By Robert A Emmanuel
United Progressive Party representative-elect for the St Mary’s South constituency, Kelvin ‘Shugy’ Simon, says he is on solid legal ground as controversy over his nomination moves to the courts.
Simon’s comments followed a threat from the ruling Antigua Barbuda Labour Party (ABLP) that turned into concrete action as he confirmed to Observer media that the ABLP served him with court documents on Tuesday.
The ABLP claims Simon was not eligible to run for office as he was a civil servant at the time of being officially nominated. Simon resigned from his post with the Ministry of Education a fortnight before the January 18 election.
“I know this is going to be a waste of time—a waste of time of the court’s time, a waste of my time and certainly a waste of their time—and I know that we are in good standing against their claim,” he told Observer yesterday.
Simon described the legal action as a “desperate attempt” by the ABLP to overturn the election result for the area; Simon defeated the ABLP’s incumbent Samantha Marshall by nearly 200 votes.
He claimed the ABLP risked an even larger defeat at the polls if it continued to pursue this matter.
“The people would have rejected her and going the legal way for a battle I know they are going to lose is just wasting more time and agitating the people because word on the ground is that, even among their supporters, they are just wasting their time…worst case scenario, we go back to the polls and it is going to be a bigger defeat,” he said.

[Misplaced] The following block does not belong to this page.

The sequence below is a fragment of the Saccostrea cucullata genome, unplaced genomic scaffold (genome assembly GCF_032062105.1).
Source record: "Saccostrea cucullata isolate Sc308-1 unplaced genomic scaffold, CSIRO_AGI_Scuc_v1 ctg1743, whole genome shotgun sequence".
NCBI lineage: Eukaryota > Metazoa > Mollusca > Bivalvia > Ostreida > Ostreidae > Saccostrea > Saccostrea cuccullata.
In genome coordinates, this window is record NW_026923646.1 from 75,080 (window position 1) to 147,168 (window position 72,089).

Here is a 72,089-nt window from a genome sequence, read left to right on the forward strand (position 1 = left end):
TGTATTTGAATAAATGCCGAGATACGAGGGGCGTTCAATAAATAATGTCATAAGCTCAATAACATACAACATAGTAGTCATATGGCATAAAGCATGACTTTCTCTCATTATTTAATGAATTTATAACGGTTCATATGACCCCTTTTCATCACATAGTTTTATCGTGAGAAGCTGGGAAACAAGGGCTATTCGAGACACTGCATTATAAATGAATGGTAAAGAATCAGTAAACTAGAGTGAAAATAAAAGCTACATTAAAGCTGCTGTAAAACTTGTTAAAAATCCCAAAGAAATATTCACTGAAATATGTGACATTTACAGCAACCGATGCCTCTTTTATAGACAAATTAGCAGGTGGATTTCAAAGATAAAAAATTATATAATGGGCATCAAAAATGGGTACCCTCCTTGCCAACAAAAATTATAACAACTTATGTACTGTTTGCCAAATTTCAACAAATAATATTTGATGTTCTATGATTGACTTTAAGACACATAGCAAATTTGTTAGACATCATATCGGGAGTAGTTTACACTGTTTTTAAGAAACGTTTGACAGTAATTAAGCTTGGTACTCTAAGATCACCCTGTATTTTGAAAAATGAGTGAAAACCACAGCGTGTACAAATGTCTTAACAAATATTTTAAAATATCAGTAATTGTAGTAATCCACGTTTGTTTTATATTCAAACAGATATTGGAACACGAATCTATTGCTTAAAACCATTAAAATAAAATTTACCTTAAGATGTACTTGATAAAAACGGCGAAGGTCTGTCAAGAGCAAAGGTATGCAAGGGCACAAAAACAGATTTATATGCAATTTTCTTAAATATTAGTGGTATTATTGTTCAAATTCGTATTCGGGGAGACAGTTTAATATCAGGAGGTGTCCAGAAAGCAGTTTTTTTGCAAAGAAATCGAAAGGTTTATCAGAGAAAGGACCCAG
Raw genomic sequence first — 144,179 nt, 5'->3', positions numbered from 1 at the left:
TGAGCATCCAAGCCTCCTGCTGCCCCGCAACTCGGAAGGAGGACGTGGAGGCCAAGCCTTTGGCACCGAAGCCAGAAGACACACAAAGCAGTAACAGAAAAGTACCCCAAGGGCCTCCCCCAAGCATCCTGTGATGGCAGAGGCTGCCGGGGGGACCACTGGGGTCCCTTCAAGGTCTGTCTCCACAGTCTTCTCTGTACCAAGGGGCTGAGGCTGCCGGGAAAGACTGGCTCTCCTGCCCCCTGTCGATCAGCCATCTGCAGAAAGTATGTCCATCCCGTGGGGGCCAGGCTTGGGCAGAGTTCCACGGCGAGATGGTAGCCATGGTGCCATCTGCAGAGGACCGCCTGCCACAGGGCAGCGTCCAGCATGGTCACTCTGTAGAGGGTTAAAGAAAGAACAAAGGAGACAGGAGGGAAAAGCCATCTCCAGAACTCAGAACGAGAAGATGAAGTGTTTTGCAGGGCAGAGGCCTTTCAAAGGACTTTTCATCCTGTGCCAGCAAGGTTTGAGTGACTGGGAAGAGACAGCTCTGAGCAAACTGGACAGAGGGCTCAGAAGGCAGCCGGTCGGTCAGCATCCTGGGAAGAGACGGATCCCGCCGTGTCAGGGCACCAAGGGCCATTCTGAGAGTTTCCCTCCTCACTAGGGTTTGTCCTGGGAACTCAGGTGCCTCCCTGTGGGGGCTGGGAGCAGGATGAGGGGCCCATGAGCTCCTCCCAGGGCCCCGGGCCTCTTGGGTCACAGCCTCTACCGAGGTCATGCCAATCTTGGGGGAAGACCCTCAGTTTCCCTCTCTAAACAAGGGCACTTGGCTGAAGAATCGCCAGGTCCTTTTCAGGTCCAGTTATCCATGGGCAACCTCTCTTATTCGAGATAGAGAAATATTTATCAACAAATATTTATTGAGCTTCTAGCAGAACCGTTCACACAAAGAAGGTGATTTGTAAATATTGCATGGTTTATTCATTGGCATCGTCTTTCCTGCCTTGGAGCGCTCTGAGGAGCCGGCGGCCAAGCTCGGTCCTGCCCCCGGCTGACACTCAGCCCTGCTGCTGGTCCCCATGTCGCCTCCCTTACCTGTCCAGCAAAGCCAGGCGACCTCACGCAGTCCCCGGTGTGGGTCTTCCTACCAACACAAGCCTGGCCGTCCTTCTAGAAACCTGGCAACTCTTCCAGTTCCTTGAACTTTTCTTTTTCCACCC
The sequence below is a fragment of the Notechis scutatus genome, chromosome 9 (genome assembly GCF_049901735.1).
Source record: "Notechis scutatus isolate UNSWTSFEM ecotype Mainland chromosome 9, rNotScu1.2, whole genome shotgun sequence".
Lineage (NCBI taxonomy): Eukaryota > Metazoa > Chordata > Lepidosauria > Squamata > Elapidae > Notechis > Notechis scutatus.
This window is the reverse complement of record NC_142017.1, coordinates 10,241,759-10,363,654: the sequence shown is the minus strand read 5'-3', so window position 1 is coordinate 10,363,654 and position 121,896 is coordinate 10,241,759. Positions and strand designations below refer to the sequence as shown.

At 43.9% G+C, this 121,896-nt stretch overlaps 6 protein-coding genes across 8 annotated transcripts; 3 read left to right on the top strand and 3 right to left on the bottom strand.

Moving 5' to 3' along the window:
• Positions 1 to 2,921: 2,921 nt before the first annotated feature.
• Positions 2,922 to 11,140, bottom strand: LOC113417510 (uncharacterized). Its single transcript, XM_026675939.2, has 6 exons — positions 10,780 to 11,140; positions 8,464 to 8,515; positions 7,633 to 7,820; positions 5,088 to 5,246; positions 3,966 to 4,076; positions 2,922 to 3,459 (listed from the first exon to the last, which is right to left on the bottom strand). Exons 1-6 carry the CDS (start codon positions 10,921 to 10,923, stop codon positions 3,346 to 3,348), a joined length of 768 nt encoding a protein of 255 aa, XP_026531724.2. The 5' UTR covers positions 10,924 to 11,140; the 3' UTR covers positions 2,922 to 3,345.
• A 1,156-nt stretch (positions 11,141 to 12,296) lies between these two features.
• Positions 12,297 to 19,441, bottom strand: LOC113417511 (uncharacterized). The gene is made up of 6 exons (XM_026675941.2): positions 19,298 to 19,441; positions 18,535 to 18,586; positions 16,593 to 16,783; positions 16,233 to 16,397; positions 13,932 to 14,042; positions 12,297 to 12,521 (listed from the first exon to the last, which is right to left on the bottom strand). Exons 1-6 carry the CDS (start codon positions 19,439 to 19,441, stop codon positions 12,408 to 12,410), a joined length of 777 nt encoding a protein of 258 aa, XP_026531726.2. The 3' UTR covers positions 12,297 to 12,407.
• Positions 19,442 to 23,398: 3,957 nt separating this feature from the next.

Prior to official confirmation of the legal action, Marshall – who was recently appointed as a government senator, Minister of State within the Ministry of Health, Wellness, Social Transformation and the Environment, as well as Leader of Government Business – hinted at the move to Observer media.
“The leadership of the [ABLP] has decided to go forward and challenge the nomination of Mr Kelvin Simon.
“I think this is a critical case and something that needs to be determined within our jurisdiction so there is a clear case law on where to go,” Marshall said on Monday.
The ABLP had been threatening legal action since Nomination Day on December 28 when Prime Minister Gaston Browne told reporters that papers were “being prepared so that in the unlikely event he was to win, those papers will be filed the following day”.
Simon held a position as a professional guidance counsellor for young people at the time of his official nomination. Within hours of being nominated, a letter was sent to the Electoral Commission by law firm Marshall and Company stating that being a civil servant disqualifies a person from becoming a member of the House of Representatives under the Civil Service Act.
At the time, Simon and the UPP said the law only applies to being elected and that there is no such restriction on being nominated, accusing the government of a “smear campaign” to deter people from voting for Simon.
The ABLP lost several seats in last week’s election, resulting in a razor-thin majority in the House of Representatives.